college, and gives his opinion of the
Exactly what damage is being done
by the worm in the county and
throughout the State is, of course,
problematical, but the reports indi
cate that the pest has attacked almost
the entire cotton crop of the State.
The Columbia State of Wednesday
says: v.. .
Many cotton fields in the Piedmont
section of the State have been stripped
of the leaves a'nd the tender fruit
greatly damaged by the cotton cater
pillar, commonly known as the "army
worm." Owing to the late appearance
of the caterpillar the cotton crop will
not be seriously damaged in the opin
ion of A. F. Conradi, State entomolo
gist, who is located at the experiment
station at Clemson college. The cat
erpillar has made its appearance in
Richand county and several fields
have been attacked.
In response to a telegram from The
State Mr. Conradi yesterday made the
following -statement as to the cater
"The cotton caterpillar is rapidly
increasing in this ~state. This pest
has created havoc in' the western and
central sections of the cotton belt.
Reports received indicate that the
caterpillar has appeared in the north
ern, central and eastern sections of
Owing to its late appearance no se
rious damage is expected to the cot
ton crop. Cotton opening at presenit
will suffer little. Late cotton should
in most cases be treated with Paris
green dusted at rate of,two and one
half pounds pe.r acre. It can be mix
ed ten times its weight with slacked
lime, and dusted from muslin bags.
"I can make no prediction as to the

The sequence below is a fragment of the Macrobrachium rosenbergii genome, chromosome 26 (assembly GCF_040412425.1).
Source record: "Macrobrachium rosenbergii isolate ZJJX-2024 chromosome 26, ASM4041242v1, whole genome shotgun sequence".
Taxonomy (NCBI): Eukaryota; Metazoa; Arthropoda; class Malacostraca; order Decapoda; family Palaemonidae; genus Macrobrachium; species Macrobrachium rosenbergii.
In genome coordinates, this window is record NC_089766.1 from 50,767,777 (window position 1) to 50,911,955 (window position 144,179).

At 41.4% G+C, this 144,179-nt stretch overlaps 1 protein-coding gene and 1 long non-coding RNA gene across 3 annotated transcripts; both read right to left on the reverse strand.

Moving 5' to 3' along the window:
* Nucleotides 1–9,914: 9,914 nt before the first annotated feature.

effect on the cotton crop for next year
before .the end of the week."
A. G. Smith, of the United States
office of farm management sent sev
eral of the caterpillars to Mr. Con
radi for examination. A complete re
port as to how to exterminate the in
sect will be issued later.
According to reports received in
Columbia the cotton caterpillar first
made its appearance a week ago. Mr.
Smith was inspecting several farms
in Greenville county on Monday a
week ago. He found the caterpillars
on some cotton. Several days later
the fieJld was completely stripped of
Joseph Shelor, a well known attor
ney of Waihalla, was among the vis
itors in Columbia yesterday. He said
that many cotton fields had been dam
aged by the caterpillar in Oconee
county. He said 'thae the worm first
made its appearance in that county a
week ago and that Within three days
all of the leaves had disappeared from
several cotton fields in his neighbor
In North Carolina.
A report from Charlotte Monday
night stated that a strange worm
which made its appearance a few
ays a in.Gonn county, North
GOOD ROAD WORK IN
VALUABLE REAL ESTATE IS
Pretty Home Marriage-Milliner
Whitmire, Oct. 5.-Mr. Jno. L. Epps,
our efficient county treasurer, spent a
few days of last week with his brother,
Mr. Daniel Epps.
Mr. Laton, of Woodruff, was in town
one day last week. He and his friend,
Mr. Henry Tidmarsh, went on to the'
University of Maryland, where they
will spend the session studying medi
Mr. L. I. Feagle was in town last
The chain gang has done some good
work on the road from Whitmire by
Mr. Bachman Cromer's to Newberry.
Mr. C. H. Shannon has assisted the
gang in working the road from Mr.
Bachman Cromer's to the Brick house.
Now automobiles will find a nice road
around the belt by the Brick house
from Newberry to Whitmire.
The Cromer school will open the
first Monday in November with Miss
Jessie Wilkes, of Chester, as teacher.
Mr. Leo Riser is attending Newberry
college this year.
The Trilby school began this morn
ing with Miss Drucy Smith as teacher.
She will board at Mr. William Dun
can's. , I
Mr. George Young, of Wbitmire, and
Mr. Edgar Taylor, of Renno, visited
at Mr. C. H. Shannon's recently.
Mr. W. C. Scott is getting on nicely
with his new dwelhng. From all ap
pearances he does not mean for this
to be the home of a bachelor.
Mr. Tom Brock was in town last
week meeting again with friends of
Dr. Childs, of Hendersonville, N. C.,
Visited his daughter, Mrs. H. K. Boyd,